How A Preteen's First Script Exposes Problematic Depictions Of Women In Film

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There are ways of dipping back into the mindset you had as a kid. You can find old diaries, online journal entries, school papers, and Tweets. But you may never find a mental time capsule quite as perfectly preserved as City Girl, the romantic comedy written by Sarah Ramos when she was 12. She found it as an asult, and instead of laughing off her early effort and putting it in a scrapbook, the Parenthood and Midnight, Texas star decided to put it into production. The web series of the same name is faithful to the City Girl script, and to a young Ramos' concept of what it must be like to be an independent adult woman. The messages romantic comedies telegraph to and about women are on bold (and very pink) display in the series, since it was written by a super-fan who was too young, at the time, to examine their meaning. In an interview with Bustle, Ramos reflects on how her youthful concept of a rom-com heroine was a "stereotypical insecure woman."

"I think you can also see in the writing of City Girl that I had really internalized societal norms for women too," Ramos says. It's easy to imagine the 26-year-old as a Reese Witherspoon-obsessed preteen; the actor swivels playfully in her chair as we talk and has a laugh that can only be described as a grown-up giggle. "Like Casey Jones orders a salad and loves it, and she’s insecure about her age, and she’s getting migraines. Like, her life is kind of sh*tty."

"It’s interesting, because, as a child, you’re not really responsible for the societal norms that you have inherited."

Ramos plays Casey in City Girl — a single gal with a furniture store, a non-threatening male best friend, and two scene-y employees. When her migraines become too much to bear, Casey seeks out the help of Dr. Foley, who turns out to be cute, single, and the polar opposite of the off-again/on-again boyfriend who's so clearly not right for her. Watching the story unfold is a delight because the adaptation is so literal — that's where the comedy comes from — and also because Ramos obviously retained and could successfully reproduce the fundamental tropes of the genre, both positive and problematic.

Not all movies that fall into that genre are reductive and built on harmful stereotypes, but the patterns that emerged for the budding artist during the romantic comedy boom of the '80s and '90s resulted in her heroine exhibiting some behaviors that make Ramos laugh now. And though she stresses that didn't decide to film City Girl "for any profound reason," in the process of doing so, she found that her writing and characterization exposed something about the way media talks to girls.

"It’s interesting, because, as a child, you’re not really responsible for the societal norms that you have inherited," she says. "And you can see that in the writing. I didn’t just decide that a girl should be... like a 28-year-old should be insecure about being 28. I was just like 'Yeah, women need to be young!'"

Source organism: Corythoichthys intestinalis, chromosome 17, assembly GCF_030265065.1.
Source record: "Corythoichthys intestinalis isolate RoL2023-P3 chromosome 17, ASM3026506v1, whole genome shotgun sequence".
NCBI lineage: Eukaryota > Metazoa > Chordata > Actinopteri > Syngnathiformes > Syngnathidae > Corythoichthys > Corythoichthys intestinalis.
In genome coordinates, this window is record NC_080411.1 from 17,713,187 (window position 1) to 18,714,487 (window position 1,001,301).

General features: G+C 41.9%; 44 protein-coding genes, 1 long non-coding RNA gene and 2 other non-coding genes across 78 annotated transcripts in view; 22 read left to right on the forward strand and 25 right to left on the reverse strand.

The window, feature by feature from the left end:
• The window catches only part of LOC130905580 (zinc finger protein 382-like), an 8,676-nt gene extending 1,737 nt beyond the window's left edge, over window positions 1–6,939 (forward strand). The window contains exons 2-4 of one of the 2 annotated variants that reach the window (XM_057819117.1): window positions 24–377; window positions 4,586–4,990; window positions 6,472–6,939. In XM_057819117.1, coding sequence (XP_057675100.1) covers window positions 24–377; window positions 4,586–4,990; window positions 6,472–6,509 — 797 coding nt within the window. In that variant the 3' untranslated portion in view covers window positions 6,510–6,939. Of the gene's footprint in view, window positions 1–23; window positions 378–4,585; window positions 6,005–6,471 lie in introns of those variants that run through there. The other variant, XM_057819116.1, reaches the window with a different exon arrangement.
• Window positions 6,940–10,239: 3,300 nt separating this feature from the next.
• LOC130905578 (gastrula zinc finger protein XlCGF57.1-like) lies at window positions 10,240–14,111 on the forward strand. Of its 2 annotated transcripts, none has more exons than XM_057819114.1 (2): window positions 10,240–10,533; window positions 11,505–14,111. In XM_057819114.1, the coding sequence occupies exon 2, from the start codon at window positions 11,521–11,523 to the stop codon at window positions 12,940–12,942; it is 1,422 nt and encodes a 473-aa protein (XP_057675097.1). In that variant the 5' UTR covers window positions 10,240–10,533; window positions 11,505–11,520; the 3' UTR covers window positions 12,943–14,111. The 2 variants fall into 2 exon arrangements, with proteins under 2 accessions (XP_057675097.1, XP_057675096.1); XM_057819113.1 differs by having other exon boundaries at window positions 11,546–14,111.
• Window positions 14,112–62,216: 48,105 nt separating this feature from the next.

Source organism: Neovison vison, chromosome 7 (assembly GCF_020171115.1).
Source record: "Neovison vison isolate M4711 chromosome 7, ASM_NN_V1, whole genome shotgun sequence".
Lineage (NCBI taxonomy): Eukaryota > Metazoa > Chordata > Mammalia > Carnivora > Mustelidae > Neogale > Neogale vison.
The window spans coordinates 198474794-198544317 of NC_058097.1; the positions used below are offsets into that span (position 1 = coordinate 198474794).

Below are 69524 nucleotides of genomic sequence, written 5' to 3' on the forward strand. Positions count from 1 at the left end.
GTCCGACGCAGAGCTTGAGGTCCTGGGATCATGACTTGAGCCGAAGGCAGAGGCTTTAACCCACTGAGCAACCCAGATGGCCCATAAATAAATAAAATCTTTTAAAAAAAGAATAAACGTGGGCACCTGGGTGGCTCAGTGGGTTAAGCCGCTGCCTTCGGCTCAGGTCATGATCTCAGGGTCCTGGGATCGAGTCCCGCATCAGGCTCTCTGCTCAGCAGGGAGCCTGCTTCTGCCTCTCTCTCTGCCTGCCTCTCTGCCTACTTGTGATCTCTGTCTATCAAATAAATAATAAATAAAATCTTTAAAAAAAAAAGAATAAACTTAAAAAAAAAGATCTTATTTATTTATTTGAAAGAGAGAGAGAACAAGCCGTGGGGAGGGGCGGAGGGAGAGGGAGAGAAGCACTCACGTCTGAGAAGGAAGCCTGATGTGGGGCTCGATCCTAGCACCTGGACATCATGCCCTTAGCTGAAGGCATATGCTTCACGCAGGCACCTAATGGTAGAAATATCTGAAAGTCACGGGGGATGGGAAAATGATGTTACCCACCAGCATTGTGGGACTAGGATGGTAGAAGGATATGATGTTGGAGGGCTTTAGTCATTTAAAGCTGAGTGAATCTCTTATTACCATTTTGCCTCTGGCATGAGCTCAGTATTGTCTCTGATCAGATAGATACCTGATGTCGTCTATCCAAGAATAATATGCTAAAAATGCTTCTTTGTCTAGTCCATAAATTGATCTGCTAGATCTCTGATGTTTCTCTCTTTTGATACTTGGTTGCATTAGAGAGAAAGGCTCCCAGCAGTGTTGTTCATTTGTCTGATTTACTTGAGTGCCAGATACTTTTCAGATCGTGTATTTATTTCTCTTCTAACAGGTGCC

City Girl is not just a comic nostalgia exercise but a living piece of media criticism.

The word-for-word adaptation of her script also keeps Justin in tact — another doctor at Dr. Foley's practice and a flamboyant, boa-wearing gay male stereotype. It would have been easy to soften those offensive edges for the web series, but keeping the character as-written is what makes City Girl not just a comic nostalgia exercise but a living piece of media criticism.

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"I guess that was just what was available in the media at the time," Ramos reasons. "I mean, thankfully it’s funny now in a dark kind of way, that a child would assume that that’s what a gay character would be like. But I think it kind of shows how far we’ve come, but we obviously have a long way to go."

Despite its shortcomings, it's evident in City Girl, and in talking with her, that Ramos still has an affinity for romantic comedy. The mere existence of the script speaks to the genre's impact on her; it inspired her first major creative endeavor. That's no small thing.

"I think I really loved the women who were in the rom-coms, and they were the movies about women that I saw," Ramos remembers. "I reference Legally Blonde as a movie... I remember seeing that movie and being like, 'Well, I know what I wanna do with my life. I have to do that,' somehow, not even knowing what 'that' meant.”

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In 2017, the women who grew up consuming these movies are now in a position — both creatively and intellectually — to deconstruct them. (Because there's nothing wrong with loving rom-coms and being aware of their faults.) Ramos is in good company, as she cops to being "obsessed" with Crazy Ex-Girlfriend, Rachel Bloom's dark, musical subversion of the genre. I have to ask if Ramos is planning on taking what she's learned from revisiting City Girl and turning it into an actual feature romantic comedy script, and it seems like that's a definite possibility — someday.

"Absolutely. Oh my god, yes, 100 percent," she confirms. "I’m currently writing a script that’s more like a romantic tragedy, so it doesn’t end as you might hope. But yeah, I definitely would."

Whoever Casey's successors might be, Sarah Ramos probably won't be saddling any of them with an aging complex or chronic migraines. Because when you look back how some films geared towards women actually treated them, you can't help carrying the banner for more multi-dimensional female characters.